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Re^2: Puzzle: Longest Increasing Sequence

by demerphq (Chancellor)
on May 16, 2006 at 19:11 UTC ( #549862=note: print w/replies, xml ) Need Help??

in reply to Re: Puzzle: Longest Increasing Sequence
in thread Puzzle: Longest Increasing Sequence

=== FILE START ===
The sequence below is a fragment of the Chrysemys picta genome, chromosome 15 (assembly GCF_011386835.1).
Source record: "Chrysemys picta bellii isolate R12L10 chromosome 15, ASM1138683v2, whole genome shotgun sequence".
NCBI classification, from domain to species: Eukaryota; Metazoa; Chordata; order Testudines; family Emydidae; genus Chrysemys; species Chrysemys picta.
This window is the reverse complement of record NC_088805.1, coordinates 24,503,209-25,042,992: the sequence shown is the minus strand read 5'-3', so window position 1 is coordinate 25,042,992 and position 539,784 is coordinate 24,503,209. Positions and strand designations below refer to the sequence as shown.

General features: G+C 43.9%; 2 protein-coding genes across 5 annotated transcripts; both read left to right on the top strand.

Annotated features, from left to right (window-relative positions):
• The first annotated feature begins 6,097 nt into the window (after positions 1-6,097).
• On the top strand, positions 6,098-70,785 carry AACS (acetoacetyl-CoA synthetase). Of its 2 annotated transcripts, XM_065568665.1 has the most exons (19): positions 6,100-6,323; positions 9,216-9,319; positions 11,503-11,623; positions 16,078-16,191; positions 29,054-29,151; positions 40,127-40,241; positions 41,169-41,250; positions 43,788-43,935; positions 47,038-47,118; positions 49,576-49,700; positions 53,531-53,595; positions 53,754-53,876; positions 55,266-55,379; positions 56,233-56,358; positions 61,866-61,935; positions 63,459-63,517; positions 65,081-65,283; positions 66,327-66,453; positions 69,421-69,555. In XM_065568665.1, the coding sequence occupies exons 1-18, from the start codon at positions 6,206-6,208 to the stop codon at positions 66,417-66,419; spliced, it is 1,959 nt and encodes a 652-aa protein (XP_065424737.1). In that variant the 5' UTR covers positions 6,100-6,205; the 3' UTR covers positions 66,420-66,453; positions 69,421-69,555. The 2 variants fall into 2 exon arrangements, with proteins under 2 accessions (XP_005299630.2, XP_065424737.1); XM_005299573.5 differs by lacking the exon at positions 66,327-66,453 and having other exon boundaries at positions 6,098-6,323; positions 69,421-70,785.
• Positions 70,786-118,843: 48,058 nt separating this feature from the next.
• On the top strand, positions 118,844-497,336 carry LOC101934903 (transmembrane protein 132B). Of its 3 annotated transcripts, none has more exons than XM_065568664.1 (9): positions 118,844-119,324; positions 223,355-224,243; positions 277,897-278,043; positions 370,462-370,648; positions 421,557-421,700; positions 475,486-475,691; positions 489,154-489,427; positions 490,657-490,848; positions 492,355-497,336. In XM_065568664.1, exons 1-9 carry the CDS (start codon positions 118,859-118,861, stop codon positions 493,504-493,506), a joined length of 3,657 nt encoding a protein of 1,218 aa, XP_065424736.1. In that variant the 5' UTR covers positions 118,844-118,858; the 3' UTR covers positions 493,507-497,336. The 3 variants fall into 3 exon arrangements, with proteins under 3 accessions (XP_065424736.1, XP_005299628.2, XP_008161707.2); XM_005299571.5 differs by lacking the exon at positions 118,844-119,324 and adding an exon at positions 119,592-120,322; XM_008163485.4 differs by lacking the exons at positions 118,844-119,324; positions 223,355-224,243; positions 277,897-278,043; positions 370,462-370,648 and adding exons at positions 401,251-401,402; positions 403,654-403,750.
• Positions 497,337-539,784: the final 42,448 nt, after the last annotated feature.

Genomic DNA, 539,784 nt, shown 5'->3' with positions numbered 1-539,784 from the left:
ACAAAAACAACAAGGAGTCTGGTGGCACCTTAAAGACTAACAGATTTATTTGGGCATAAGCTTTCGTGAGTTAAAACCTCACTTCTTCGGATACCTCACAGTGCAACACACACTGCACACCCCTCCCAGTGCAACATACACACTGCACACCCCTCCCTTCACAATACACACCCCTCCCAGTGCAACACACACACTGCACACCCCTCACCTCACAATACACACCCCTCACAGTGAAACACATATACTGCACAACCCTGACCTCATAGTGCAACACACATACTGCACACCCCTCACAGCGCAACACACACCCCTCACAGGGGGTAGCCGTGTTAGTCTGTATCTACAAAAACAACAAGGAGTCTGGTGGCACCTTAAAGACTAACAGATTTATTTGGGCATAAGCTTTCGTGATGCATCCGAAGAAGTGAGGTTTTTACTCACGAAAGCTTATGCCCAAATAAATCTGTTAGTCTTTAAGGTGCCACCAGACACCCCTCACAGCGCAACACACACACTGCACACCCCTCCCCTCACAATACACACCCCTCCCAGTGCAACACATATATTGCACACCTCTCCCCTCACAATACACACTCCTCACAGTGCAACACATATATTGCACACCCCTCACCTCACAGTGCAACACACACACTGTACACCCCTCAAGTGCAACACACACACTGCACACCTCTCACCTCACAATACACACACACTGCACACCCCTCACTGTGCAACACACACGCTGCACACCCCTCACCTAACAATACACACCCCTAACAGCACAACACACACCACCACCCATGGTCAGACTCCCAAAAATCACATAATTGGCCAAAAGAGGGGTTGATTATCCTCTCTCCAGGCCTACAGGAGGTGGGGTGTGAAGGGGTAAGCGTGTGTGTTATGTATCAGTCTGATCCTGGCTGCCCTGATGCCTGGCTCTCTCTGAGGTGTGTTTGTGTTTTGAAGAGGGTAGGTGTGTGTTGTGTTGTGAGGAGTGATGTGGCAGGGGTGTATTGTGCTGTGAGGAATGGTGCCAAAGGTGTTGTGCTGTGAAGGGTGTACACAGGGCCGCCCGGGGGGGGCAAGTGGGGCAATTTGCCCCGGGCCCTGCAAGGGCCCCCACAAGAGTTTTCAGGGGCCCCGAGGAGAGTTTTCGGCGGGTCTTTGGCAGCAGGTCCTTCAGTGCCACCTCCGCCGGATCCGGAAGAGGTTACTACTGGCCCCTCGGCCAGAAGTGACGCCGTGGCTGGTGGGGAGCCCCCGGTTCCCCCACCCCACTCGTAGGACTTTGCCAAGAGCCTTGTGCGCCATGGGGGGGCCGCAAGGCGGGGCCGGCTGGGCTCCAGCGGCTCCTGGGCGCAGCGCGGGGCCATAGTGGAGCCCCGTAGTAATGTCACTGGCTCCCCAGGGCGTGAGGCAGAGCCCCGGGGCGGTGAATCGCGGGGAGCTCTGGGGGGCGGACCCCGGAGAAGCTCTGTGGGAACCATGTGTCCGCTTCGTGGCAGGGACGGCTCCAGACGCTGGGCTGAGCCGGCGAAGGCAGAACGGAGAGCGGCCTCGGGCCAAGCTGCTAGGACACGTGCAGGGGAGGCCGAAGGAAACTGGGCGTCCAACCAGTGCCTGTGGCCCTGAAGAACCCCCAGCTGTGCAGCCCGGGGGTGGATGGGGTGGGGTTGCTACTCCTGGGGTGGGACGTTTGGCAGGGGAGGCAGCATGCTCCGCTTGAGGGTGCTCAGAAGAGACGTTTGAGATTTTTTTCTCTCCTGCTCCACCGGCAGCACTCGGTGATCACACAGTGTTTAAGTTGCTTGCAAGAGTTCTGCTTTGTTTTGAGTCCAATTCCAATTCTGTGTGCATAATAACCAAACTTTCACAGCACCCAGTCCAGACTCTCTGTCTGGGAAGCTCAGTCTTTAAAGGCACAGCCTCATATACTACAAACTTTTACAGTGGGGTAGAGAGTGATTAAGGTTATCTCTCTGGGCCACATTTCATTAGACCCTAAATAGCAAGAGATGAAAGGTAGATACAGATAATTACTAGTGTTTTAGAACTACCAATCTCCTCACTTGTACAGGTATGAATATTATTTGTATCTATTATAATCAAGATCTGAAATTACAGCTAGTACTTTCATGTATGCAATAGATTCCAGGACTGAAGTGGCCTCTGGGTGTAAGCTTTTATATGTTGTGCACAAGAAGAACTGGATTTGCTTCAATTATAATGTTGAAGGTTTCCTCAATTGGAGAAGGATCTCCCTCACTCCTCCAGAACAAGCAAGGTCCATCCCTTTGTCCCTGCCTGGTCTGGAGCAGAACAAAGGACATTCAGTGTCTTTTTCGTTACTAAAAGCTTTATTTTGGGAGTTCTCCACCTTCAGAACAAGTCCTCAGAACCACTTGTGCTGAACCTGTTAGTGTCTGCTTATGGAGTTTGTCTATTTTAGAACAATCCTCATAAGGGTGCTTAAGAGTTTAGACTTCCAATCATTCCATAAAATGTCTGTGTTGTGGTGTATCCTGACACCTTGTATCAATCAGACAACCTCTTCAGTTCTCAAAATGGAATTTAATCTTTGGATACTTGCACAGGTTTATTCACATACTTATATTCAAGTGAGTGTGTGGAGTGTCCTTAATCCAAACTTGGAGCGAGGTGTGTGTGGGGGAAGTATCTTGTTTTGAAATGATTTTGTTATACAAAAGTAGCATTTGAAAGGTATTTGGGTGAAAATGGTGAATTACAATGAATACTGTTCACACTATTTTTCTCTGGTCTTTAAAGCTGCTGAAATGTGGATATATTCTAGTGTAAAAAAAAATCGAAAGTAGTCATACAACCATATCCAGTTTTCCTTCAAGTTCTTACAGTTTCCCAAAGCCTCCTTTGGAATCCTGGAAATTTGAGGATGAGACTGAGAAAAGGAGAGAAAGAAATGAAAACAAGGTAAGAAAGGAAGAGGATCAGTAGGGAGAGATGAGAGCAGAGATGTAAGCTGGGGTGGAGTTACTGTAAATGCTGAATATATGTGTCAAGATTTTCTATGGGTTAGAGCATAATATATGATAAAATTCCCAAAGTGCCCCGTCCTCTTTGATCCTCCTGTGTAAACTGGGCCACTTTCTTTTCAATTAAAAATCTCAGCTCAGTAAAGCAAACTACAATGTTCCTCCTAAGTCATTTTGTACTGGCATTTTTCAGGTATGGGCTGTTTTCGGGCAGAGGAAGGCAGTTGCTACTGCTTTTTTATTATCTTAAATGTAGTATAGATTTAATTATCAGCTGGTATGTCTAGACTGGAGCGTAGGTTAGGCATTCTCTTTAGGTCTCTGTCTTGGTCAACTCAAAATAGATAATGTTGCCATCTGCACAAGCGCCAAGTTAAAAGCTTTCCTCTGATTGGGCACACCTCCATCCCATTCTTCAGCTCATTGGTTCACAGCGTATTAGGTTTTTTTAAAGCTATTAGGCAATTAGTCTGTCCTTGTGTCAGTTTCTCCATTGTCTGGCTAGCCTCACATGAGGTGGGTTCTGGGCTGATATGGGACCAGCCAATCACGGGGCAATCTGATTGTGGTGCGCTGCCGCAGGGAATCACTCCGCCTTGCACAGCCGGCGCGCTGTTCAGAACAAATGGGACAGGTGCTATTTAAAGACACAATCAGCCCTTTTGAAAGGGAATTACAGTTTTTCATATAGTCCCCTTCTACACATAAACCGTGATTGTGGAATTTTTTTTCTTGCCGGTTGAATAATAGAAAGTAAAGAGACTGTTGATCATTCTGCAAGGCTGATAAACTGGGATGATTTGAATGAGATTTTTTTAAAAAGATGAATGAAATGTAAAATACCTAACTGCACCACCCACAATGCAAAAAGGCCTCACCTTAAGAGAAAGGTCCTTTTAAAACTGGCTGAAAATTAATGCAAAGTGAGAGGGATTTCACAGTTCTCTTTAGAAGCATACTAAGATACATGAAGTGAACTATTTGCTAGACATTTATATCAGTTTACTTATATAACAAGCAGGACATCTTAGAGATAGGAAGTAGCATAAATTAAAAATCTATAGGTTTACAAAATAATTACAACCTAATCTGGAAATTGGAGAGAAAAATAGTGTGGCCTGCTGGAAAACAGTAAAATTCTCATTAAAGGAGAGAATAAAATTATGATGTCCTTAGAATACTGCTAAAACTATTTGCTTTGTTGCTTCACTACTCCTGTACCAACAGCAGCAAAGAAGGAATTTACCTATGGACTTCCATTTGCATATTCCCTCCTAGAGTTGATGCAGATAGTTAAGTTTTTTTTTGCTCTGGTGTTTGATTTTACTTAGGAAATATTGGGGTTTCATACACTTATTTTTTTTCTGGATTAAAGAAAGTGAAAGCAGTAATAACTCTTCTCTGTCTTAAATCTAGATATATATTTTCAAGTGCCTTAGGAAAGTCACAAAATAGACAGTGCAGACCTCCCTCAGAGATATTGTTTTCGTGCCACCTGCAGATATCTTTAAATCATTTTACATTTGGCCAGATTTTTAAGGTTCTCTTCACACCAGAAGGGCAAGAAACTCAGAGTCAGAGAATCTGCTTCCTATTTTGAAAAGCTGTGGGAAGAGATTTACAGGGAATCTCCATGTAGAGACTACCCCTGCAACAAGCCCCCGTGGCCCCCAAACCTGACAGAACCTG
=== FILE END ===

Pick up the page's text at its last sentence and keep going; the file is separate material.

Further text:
It finds a Longuest Ascending Sequence in O(N log N). The sequence it happens to find is the first sequence when sorted numerically.

I implemented a variant of this that will find all longest increasing sequences in the list.